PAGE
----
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Reagan and Thatcher: The Difficult Relationship Hardcover – March 19, 2012
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“Starred review. This is excellent revisionist history, giving another slant to the interaction of two political icons on the world stage.”
- Publishers Weekly
“An interesting revisionist history, Aldous’ study should attract the foreign policy audience.”
- Gilbert Taylor, Booklist
“Vivid, fast-paced and immensely readable, Richard Aldous' new book challenges conventional wisdom and prods us to rethink the 1980s.”
- Prof. David Reynolds (Cambridge), author of America, Empire of Liberty
“An important study, based on a wealth of recently-released documents, which puts the Thatcher-Reagan friendship in a wholy new (and more somber) light. It should be essential reading for anyone who cares about the history, the health and the future of the Anglo-American 'special relationship'.”
- David Cannadine, author of The Decline and Fall of the British Aristocracy and Mellon: An American Life
“I can’t speak for President Reagan, but I’ve been both praised and pulverized by Margaret Thatcher and Richard Aldous seems to me to have captured the force of her personality. She did have an emotional understanding of Reagan and her of her that in its essence, in my judgement, was warmer than between Churchill and Roosevelt. But her fury was incandescent over the invasion of Grenada, a member of the Commonwealth, as was the wimpiness of the initial American reaction to the seizure of the Falkland Islands. This is a valuable look behind the looking glass of public-relations politics of the special relationship.”
- Harold Evans, author of The American Century
About the Author
Richard Aldous is a professor of history at Bard College, where he holds the Eugene Meyer Chair. He is the author and editor of eleven books and is a contributor to television and radio on both sides of the Atlantic. Aldous’s writing appears regularly in the Wall Street Journal, the New York Times Book Review, and The American Interest, where he is a contributing editor. He lives in Red Hook, New York.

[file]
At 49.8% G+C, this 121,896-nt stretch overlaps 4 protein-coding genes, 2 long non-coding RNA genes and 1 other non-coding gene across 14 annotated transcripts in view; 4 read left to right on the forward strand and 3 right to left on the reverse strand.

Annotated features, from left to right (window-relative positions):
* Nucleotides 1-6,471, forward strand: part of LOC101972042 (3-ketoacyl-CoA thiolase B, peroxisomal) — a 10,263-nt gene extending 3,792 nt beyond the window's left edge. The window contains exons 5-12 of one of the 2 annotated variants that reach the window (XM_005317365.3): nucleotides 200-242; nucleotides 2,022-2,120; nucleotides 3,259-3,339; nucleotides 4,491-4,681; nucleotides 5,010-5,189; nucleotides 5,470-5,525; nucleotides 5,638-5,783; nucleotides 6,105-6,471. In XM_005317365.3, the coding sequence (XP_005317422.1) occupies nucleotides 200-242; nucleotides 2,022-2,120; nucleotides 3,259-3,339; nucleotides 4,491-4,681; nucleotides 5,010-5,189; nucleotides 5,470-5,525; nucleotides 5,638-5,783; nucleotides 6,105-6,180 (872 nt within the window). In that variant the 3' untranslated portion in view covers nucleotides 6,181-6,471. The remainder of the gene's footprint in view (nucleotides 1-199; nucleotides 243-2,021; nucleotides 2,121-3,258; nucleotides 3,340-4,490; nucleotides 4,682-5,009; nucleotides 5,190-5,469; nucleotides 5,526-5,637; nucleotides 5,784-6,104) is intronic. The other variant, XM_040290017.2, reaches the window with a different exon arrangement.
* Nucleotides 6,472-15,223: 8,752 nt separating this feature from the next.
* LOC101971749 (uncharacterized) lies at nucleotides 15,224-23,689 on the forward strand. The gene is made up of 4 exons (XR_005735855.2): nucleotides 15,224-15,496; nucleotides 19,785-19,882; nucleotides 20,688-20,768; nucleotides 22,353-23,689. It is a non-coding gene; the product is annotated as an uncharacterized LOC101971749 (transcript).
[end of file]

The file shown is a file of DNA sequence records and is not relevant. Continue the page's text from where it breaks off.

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Of the presidents that Thatcher maintained political relations with, it was Reagan that she professed to be the most competent. His “belief” in democracy and a nuclear free world coupled with Thatcher’s growing relationship with new USSR President Mikhail Gorbachev helped to bring about the fall of the Berlin Wall and the end of the Cold War. Although the USSR had been drained by the arms race, both Reagan and Thatcher created a situation that allowed the Soviet leader to agree in a reduction in nuclear arms. Particularly, Reagans Star Wars program as well as the initial plans for START, which would not go into affect until 1991 under President Bush.
Both also shared similar experience that strengthened their relationship. After Reagan’s assassination attempt, Margaret phoned to see how the president was recovering and wrote to him about looking forward to “strengthening their relations” even more once he recovered. A few years later, a similar threat reached Thatcher. A car bomb, probably intended to kill the entire cabinet, nearly killed Thatcher as well. As before, the president returned the notion of continuing their relationship. Although fictitious, their was general concern and respect that they both shared for each other. Ardous argues that it is with foreign policies that the relationship was most tested.